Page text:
W3C home > Mailing lists > Public > public-semweb-lifesci@w3.org > July 2009

Re: Dr. Bunsen's URI and knowledge sharing

From: Helena Deus <helenadeus@gmail.com>
Date: Fri, 3 Jul 2009 12:38:07 -0500
Message-ID: <6bd01db90907031038s149d3308mc5dd183d123cddfc@mail.gmail.com>
To: marshall@science.uva.nl
Cc: shared-names@googlegroups.com, Jonathan Rees <jar@creativecommons.org>, Tim Clark <tim_clark@harvard.edu>, W3C HCLSIG hcls <public-semweb-lifesci@w3.org>
Hi Scott,
Well said!!
Regardless of how we chose to identify ourselves, either using a Wikipeople
profile, a purl, or a university url to identify both ourselves and our
credibility bound to the institution where we work, I agree it will
be extremely important to chose the authentication authority wisely.
The current web 2.0 approach seems to be forcing the users to create a
new account everywhere where they want have access to tools or data. But we
can already see some web applications, such as sourceforge or google, that
delegate the authentication to other authorities - a protocol that describes
how such interaction between applications could occur has indeed been
proposed, called OAuth (http://oauth.net/).
Web applications using OAuth, instead of asking the user to create a new
account by inputting a password, redirects the user to a trusted website,
for example google or paypal, and that is where the authentication happens.
Once the user is authenticated, google or paypal send the user back to the
web application where authentication was required, along  with some token
that can be verified with google, which indicates that the user has or has
not been authenticated.


On Fri, Jul 3, 2009 at 12:09 PM, M. Scott Marshall

> Jonathan Rees wrote:
> > Thanks to Kaitlin Thaney for the following.
> >
> > http://www.flickr.com/photos/kaythaney/3592177513/
> Jonathan's post reminds me of an issue that is important to knowledge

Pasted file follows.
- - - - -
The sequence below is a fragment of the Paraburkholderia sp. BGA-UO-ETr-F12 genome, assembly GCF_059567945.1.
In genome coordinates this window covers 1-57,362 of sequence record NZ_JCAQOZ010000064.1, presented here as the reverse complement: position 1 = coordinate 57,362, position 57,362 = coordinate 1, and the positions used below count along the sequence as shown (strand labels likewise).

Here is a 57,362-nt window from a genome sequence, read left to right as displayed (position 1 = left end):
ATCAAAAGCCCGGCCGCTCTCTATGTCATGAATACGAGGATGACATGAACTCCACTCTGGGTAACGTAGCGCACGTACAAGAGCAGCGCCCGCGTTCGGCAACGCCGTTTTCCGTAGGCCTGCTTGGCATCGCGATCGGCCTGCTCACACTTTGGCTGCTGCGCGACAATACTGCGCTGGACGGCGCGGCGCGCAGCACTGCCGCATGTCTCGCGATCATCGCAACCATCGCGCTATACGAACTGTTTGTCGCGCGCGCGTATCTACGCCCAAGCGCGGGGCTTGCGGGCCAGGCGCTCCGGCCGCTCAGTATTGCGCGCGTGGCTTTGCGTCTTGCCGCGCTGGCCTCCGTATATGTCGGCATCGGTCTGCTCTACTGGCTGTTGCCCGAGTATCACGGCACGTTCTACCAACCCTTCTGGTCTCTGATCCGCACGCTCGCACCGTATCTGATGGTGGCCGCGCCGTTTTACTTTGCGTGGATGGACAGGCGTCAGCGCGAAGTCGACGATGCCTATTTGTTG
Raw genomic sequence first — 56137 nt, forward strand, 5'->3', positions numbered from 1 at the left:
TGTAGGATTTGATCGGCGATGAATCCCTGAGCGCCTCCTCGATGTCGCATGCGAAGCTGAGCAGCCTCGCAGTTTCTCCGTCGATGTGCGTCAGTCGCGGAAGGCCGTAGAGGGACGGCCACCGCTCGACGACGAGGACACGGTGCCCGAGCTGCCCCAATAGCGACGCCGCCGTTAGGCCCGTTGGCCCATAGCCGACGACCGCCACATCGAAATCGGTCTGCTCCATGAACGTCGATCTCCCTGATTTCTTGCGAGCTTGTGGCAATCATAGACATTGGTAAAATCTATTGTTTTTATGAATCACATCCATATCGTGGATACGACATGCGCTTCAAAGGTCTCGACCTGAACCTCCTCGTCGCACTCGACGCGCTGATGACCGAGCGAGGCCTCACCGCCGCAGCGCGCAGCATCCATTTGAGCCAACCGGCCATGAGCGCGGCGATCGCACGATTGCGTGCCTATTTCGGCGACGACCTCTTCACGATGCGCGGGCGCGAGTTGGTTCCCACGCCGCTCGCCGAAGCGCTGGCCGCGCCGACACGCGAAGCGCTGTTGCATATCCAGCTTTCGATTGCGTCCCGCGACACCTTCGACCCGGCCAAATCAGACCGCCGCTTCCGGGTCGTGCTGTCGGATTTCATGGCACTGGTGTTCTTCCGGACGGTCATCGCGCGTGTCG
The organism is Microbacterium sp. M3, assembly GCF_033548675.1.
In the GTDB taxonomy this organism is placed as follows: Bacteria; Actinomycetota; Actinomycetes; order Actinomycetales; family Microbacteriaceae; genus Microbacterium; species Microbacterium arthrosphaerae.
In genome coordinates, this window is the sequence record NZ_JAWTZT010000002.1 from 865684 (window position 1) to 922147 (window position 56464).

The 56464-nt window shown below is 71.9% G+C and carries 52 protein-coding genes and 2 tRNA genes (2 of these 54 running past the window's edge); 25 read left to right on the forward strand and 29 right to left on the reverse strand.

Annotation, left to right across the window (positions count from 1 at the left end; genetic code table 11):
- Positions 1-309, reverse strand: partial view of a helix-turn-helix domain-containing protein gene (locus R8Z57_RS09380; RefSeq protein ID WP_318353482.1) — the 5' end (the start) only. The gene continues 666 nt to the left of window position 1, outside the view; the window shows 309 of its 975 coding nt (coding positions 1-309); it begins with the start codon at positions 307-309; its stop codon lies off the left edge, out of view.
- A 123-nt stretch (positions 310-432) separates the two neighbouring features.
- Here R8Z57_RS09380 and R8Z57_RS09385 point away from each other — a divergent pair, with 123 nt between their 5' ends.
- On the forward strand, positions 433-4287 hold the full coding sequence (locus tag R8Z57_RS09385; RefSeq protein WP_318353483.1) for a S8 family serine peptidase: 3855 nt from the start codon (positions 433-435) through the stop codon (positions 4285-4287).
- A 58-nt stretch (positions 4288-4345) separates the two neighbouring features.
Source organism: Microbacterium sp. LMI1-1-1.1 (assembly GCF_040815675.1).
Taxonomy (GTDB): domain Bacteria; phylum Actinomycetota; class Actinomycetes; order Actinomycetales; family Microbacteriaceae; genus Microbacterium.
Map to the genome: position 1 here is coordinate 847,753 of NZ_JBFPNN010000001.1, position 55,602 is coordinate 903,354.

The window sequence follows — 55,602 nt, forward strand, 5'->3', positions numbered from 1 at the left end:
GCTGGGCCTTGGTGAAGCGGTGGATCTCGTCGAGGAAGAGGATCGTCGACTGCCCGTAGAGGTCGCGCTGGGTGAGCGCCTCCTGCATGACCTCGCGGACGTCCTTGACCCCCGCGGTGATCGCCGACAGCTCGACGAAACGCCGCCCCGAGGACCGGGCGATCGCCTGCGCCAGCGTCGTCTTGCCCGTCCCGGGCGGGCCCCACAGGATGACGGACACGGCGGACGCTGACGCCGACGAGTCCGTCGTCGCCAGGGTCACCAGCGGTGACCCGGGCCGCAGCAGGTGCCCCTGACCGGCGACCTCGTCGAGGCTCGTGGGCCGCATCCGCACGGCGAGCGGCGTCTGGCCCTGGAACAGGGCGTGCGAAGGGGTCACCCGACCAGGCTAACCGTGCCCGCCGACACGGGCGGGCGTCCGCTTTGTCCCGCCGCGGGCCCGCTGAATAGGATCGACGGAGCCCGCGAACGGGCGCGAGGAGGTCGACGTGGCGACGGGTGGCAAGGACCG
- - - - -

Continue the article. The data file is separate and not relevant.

> sharing and has been on my mind lately: Scientists are often just as
> concerned about *who* said something as they are about *what* was said. The
> need to unequivocally identify a person is a requirement that comes about
> when we share knowledge because we need to know who has provided an
> assertion, and often, under what circumstances (i.e. with what evidence,
> measurements, etc.). Such 'knowledge provenance' is becoming increasingly
> important because systems are being developed that would make use of both
> manually curated facts and those computationally generated or 'mined'. This
> has been coming up in many different groups and events, including the HCLS
> Scientific Discourse and BioRDF task forces, myExperiment, HypER
> http://hyp-er.wik.is/ , and likely Sage[1]. Apparently, this topic also
> came up at the International Repositories Infrastructure Workshop where
> Jonathan was present[0].
> The similarity between the requirements for shared names, in general, and
> 'people identifiers', in particular, is readily apparent: we would like
> unambiguous and permanent URI's to be provided from an authoritative and
> neutral source. I don't know about you but if Shared Names offered people
> identifiers, it would be my preferred approach. However, Shared Names has
> limited the scope to GO dbx records for the moment.
> Are there alternatives to the DIY do-it-yourself approach for those who
> need people identifiers *today*? The only thing that I can think of is
> WikiPeople[2] (which could create an awkward situation if someone else with
> the name Michael Scott Marshall creates a page, who wants to be M. Scott
> Marshall 2?). Oh wait, there's more at a Crossref blog [3], although I don't
> think that sharing hypothetical information with other scientists shouldn't
> require you to have an 'author number'.
> One thing that I like about WikiPeople is that it puts identity in the
> hands of the owners of the identity. Unfortunately, I think that a code is
> required instead of a name to truly scale. Also, I suppose that the most
> surefire way to ensure that an identity system doesn't get messy is to
> require authentication e.g. a certificate from a Certificate Authority that
> has high requirements for authentication such as presenting a passport. Such
> levels of authentication are currently required for European and Dutch grid
> certificates (finally, a use for such seemingly exaggerated
> grid-burocracy!).
> -Scott
> [0]
> http://maurice.vanderfeesten.name/blog/2009/03/20/international-repositories-infrastructure-workshop-persistent-identifiers/
> [1]
> http://blogs.bbsrc.ac.uk/index.php/2009/05/sage-has-its-time-a-large-scale-open-access-resource-for-systems-biologists/
> [2]
> http://proteins.wikiprofessional.org/index.php?title=%20WikiPeople&action=edit
> [3]
> http://www.crossref.org/crweblog/2009/04/the_buzz_around_people_identif.html
> --
> M. Scott Marshall  (still have to get a PURL ;) )
> http://staff.science.uva.nl/~marshall
> http://adaptivedisclosure.org
Received on Friday, 3 July 2009 17:38:48 UTC

This archive was generated by hypermail 2.4.0 : Friday, 17 January 2020 17:20:44 UTC